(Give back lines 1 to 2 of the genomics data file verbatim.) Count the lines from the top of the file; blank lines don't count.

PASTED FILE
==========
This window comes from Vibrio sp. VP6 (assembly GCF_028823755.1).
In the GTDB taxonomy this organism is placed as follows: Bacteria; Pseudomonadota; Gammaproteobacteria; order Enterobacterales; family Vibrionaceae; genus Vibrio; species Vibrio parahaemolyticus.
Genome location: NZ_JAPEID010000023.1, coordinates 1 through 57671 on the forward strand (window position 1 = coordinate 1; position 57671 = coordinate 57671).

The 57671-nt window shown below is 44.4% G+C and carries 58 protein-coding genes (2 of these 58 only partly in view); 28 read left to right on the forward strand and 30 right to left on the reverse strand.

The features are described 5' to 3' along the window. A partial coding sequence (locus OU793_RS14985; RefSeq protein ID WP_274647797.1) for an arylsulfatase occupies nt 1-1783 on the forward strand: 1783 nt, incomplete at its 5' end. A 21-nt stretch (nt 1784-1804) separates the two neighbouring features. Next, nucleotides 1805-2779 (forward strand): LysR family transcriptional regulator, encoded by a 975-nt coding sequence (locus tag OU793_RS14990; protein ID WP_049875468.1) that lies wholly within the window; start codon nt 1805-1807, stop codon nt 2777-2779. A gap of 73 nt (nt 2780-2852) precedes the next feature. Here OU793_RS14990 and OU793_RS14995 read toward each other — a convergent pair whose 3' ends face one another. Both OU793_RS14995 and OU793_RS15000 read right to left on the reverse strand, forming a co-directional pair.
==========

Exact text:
This window comes from Vibrio sp. VP6 (assembly GCF_028823755.1).
In the GTDB taxonomy this organism is placed as follows: Bacteria; Pseudomonadota; Gammaproteobacteria; order Enterobacterales; family Vibrionaceae; genus Vibrio; species Vibrio parahaemolyticus.